Themes Of Macbeth Themes of Macbeth One of the themes in The Tragedy of Macbeth is that of blood. Macbeth is known for his skills as a warrior and his mercilessness that is shown in his killing of MacDonwald, this warrior mentality spreads though into his life and Macbeth begins to make killing a habit. When he is told in a prophecy that he shall be king, Macbeth takes it upon himself to murder, Duncan, king of Scotland, after this murder though he has visions of blood on his hands, blood nothing could remove. As Macbeth becomes more and more ambitious, he also begins to kill more people to get what he wants, more power. The theme of blood is shown throughout the play and it is a problem that Macbeth finds harder and harder to rid himself of after each killing. At the beginning of the play Macbeth is an esteemed member of the army, probably the greatest fighter in all of Scotland.
A rebellious tribe led by MacDonwald was defeating the Scots, until Macbeth single-handedly defeated the rebels and unseamed him (MacDonwald) from the nave to th chops (Shakespeare 279). This battle gave Macbeth great respect among his peers and even the king himself. Macbeths savagery at this point in the play was less than at any other time. His barbarity is restricted to the battlefield, but in this the first scene you get a forewarning of Macbeths future, that of bloodshed and violence. On his way home from the war, 3 witches give him predictions of his future. All hail, Macbeth! Hail to thee, Thane of Glamis! All hail, Macbeth! Hail to thee, Thane of Cawdor! All hail, Macbeth, that shalt be king hereafter (Shakespeare 290)! Macbeth was already Thane of Glamis, but he wondered why they would say that he would be Thane of Cawdor and even KING.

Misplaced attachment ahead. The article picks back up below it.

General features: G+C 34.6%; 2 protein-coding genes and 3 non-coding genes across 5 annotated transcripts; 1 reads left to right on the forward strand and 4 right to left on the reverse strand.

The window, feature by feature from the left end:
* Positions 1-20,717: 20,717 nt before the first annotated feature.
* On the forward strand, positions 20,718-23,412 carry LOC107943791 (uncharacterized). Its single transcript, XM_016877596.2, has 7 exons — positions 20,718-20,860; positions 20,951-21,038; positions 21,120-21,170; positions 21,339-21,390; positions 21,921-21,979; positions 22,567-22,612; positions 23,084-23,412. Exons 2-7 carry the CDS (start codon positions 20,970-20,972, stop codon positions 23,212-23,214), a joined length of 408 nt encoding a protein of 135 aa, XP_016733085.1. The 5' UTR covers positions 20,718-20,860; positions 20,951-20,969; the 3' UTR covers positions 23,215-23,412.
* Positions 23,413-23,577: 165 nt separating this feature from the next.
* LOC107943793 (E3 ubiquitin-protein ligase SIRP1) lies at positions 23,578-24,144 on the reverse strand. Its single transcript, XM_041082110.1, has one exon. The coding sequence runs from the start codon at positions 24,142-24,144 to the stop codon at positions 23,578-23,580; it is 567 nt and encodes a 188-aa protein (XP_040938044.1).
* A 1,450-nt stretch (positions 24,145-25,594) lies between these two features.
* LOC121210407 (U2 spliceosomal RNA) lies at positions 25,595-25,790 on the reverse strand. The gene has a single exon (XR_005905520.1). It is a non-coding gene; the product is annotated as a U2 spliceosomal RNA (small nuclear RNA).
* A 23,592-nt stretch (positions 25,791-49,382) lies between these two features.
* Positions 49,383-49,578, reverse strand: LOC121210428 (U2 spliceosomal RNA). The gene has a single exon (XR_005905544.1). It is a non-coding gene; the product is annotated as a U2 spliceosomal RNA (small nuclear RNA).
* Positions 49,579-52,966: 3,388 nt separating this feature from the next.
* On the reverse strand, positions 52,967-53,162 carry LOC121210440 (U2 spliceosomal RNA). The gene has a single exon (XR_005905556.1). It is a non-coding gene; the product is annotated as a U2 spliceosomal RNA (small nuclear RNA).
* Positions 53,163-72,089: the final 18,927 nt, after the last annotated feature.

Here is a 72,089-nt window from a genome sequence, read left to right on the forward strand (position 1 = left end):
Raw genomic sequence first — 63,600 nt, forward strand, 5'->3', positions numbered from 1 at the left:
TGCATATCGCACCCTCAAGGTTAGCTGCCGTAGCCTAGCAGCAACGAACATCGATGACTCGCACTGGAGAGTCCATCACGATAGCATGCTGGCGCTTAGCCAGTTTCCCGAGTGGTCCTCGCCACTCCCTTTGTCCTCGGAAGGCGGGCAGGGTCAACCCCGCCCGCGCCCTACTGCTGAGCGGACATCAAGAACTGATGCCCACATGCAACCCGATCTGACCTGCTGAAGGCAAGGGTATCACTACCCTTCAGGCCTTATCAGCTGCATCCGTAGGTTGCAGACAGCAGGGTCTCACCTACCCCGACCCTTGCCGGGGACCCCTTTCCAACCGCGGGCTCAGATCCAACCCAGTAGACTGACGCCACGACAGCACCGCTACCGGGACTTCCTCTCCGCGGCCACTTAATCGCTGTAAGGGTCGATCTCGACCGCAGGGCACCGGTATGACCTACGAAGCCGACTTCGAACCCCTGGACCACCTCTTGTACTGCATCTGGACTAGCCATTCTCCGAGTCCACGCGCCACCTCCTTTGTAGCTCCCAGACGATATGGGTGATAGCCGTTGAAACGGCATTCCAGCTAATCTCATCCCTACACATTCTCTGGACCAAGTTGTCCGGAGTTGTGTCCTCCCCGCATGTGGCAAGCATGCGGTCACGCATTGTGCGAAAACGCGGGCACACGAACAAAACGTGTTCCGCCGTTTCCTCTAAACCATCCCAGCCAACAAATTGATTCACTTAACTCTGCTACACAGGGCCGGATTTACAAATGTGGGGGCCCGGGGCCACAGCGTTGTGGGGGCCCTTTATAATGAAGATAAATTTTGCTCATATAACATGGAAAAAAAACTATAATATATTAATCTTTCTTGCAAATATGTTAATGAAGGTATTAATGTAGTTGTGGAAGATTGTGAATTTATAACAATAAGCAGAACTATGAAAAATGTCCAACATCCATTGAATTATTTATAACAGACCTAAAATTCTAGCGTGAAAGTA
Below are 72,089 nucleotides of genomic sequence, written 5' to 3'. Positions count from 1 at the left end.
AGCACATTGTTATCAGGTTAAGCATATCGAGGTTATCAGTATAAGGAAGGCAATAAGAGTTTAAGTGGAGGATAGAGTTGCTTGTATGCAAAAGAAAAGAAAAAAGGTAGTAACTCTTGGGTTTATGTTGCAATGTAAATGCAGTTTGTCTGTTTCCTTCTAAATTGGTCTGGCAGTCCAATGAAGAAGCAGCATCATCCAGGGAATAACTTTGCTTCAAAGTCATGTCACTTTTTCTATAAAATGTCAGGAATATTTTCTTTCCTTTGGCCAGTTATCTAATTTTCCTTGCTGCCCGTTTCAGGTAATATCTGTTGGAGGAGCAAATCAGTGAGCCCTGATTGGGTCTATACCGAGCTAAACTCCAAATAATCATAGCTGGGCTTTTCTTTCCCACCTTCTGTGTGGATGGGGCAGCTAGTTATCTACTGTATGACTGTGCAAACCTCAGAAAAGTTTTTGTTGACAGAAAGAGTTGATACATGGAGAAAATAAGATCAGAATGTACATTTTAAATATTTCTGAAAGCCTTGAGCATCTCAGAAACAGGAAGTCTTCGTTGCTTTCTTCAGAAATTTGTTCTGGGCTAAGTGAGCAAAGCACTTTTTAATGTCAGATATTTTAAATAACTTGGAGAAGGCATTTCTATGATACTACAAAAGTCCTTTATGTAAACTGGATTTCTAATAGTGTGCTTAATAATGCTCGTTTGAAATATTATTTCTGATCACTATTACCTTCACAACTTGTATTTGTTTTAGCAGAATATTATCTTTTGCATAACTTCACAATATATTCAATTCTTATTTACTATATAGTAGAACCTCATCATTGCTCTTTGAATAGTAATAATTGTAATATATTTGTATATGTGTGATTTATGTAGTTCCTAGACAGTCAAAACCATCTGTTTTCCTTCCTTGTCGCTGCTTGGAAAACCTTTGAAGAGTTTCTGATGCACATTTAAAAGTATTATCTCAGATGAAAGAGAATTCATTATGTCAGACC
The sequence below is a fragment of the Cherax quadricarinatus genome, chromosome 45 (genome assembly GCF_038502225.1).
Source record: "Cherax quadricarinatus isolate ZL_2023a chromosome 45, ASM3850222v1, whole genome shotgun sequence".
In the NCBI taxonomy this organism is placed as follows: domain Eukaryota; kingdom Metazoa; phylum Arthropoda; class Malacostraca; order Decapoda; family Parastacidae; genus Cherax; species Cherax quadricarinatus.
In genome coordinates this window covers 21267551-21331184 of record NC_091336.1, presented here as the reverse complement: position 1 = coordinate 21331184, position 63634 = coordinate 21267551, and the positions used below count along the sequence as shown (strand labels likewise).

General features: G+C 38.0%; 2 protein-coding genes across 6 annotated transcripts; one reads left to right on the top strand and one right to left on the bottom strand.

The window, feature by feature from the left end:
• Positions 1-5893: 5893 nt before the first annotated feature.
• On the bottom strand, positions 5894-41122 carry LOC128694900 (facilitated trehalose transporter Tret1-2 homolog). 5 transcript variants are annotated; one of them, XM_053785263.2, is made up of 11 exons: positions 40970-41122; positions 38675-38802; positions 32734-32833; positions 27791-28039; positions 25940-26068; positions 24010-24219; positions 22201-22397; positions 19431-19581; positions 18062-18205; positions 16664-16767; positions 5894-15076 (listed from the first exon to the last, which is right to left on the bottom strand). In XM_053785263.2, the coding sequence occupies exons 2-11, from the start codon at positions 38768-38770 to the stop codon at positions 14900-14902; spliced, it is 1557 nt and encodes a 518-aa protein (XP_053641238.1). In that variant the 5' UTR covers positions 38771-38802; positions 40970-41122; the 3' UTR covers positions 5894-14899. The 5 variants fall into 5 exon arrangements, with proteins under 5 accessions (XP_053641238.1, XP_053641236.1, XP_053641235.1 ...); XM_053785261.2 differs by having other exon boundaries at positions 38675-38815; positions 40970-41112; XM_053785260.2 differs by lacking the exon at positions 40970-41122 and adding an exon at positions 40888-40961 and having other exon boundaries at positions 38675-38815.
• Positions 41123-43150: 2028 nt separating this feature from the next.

Macbeth dismissed this as tomfoolery and impossible. But, later Macbeth was told by the king that because of his valiant fighting against MacDonwald that he was given the title of Thane of Cawdor. This made Macbeth think of the prophecy and his chance to be king! The desire for power began to consume Macbeth and his wife, and this ambition caused all of the bloody events that were to follow. Macbeths tragic flaw, ambition, grew enormously when he heard of his designation as Thane of Cawdor. He wanted the kingship that Duncan held much more, as did his wife, Lady Macbeth.
They plotted to hurry Macbeths reign by killing Duncan themselves. Throughout the play his ambition is a precursor for someones death. While King Duncan sleeps, Lady Macbeth prepares for her husband to kill the king. Macbeth brutally stabs the king twice, killing him. After the murder, Macbeth is clearly broken, hardly believing what his ambition caused him to do.
He says, What hands are here? Ha! They pluck out mine eyes! Will all great Neptunes ocean wash this blood clean from my hand? No; this mine hand will rather the multitudinous seas incarnadine making the green one red (Shakespeare 320). Macbeth is troubled by knocking and says that nothing can wash his hands clean, and the blood will make the seas red. Lady Macbeth feels bad to have red hands but to be innocent of the crime itself. She tells him to wash his hands and retire and put on his nightgown so that they will not be suspicious to the watchers. Macbeth wishes he did not know what he had done.